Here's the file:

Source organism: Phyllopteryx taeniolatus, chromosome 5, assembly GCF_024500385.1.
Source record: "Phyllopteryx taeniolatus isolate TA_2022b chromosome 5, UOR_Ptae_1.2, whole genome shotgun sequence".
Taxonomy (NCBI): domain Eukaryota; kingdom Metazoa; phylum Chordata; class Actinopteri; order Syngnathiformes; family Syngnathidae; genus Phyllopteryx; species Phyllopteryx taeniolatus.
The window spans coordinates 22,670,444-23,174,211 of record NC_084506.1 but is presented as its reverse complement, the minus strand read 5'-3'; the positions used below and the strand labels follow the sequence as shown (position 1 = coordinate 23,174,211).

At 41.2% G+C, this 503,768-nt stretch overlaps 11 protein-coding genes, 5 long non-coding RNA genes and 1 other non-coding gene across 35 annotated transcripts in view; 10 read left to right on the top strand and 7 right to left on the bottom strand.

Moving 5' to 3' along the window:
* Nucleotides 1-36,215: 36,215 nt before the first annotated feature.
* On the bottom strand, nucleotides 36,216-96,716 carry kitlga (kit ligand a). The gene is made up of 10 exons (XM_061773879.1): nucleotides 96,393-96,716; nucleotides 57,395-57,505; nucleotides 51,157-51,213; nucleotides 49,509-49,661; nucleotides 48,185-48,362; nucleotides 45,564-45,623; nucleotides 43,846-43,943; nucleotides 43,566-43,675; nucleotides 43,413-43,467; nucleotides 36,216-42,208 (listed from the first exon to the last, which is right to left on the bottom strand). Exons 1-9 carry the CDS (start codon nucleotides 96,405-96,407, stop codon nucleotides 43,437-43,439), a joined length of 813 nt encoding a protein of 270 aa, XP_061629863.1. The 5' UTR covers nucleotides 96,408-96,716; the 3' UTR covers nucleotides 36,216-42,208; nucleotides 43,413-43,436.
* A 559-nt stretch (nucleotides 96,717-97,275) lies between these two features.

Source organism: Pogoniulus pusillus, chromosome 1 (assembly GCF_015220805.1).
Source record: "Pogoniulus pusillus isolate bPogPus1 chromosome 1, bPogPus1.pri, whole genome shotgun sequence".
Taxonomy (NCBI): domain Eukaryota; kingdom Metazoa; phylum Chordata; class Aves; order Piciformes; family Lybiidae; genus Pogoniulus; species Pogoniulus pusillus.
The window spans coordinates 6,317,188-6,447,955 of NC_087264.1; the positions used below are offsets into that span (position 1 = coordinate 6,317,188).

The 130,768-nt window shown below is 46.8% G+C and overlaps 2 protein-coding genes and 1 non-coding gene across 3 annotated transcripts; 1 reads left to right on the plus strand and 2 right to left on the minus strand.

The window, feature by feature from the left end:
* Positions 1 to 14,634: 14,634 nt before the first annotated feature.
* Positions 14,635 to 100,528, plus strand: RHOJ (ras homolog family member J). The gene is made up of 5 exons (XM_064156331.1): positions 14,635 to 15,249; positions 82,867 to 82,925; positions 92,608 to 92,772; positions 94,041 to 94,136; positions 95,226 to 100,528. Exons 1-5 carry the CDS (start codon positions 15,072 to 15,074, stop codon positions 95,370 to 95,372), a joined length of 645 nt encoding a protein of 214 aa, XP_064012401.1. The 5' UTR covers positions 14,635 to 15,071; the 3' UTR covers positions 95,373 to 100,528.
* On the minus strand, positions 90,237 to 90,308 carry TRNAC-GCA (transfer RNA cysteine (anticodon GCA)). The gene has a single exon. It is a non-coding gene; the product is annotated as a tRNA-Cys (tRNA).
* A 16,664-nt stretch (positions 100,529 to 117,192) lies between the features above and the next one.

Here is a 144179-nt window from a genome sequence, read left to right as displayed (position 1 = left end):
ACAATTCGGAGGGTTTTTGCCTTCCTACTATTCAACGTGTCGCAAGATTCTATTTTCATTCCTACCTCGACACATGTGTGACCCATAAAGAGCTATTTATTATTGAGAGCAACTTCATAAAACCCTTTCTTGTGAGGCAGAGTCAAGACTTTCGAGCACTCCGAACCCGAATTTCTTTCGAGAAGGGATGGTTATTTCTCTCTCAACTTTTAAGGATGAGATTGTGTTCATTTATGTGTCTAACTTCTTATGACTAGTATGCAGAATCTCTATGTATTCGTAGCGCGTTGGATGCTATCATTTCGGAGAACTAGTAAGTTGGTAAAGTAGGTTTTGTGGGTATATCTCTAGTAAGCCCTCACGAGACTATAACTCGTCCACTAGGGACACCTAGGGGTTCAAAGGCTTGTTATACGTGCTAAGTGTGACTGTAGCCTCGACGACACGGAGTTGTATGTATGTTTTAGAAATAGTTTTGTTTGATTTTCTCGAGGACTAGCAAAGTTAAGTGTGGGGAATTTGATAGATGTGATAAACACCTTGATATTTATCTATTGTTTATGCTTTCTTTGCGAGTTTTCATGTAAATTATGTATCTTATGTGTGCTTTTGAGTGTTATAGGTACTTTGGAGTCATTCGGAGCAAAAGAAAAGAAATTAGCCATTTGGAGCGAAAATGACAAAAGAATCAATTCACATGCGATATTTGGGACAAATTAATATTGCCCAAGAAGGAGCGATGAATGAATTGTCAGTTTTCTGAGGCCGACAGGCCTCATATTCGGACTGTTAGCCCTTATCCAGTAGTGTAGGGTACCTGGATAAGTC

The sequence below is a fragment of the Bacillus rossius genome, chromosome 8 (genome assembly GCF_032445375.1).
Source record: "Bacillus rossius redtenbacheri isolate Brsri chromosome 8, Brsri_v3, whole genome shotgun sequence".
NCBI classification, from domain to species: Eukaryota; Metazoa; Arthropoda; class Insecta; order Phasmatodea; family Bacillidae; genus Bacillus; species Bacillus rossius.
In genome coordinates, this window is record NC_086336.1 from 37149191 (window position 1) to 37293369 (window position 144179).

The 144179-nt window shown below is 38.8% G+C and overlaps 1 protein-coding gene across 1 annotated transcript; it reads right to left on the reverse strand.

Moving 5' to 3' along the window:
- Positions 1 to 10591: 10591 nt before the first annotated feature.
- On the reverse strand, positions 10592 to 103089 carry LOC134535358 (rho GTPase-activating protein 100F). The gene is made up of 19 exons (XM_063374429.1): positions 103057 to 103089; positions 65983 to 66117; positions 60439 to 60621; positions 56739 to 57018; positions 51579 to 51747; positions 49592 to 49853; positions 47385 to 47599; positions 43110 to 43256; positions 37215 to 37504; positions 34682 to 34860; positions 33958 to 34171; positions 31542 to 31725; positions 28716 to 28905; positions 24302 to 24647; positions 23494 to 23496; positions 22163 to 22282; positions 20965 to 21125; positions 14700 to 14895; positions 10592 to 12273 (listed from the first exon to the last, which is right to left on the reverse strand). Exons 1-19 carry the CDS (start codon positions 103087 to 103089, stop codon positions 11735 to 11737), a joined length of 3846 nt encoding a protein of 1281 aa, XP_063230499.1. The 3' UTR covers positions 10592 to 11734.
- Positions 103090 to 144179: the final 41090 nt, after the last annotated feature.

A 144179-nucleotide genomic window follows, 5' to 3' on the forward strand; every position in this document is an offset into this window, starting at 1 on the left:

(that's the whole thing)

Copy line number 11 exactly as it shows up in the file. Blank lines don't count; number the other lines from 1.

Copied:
Source record: "Pogoniulus pusillus isolate bPogPus1 chromosome 1, bPogPus1.pri, whole genome shotgun sequence".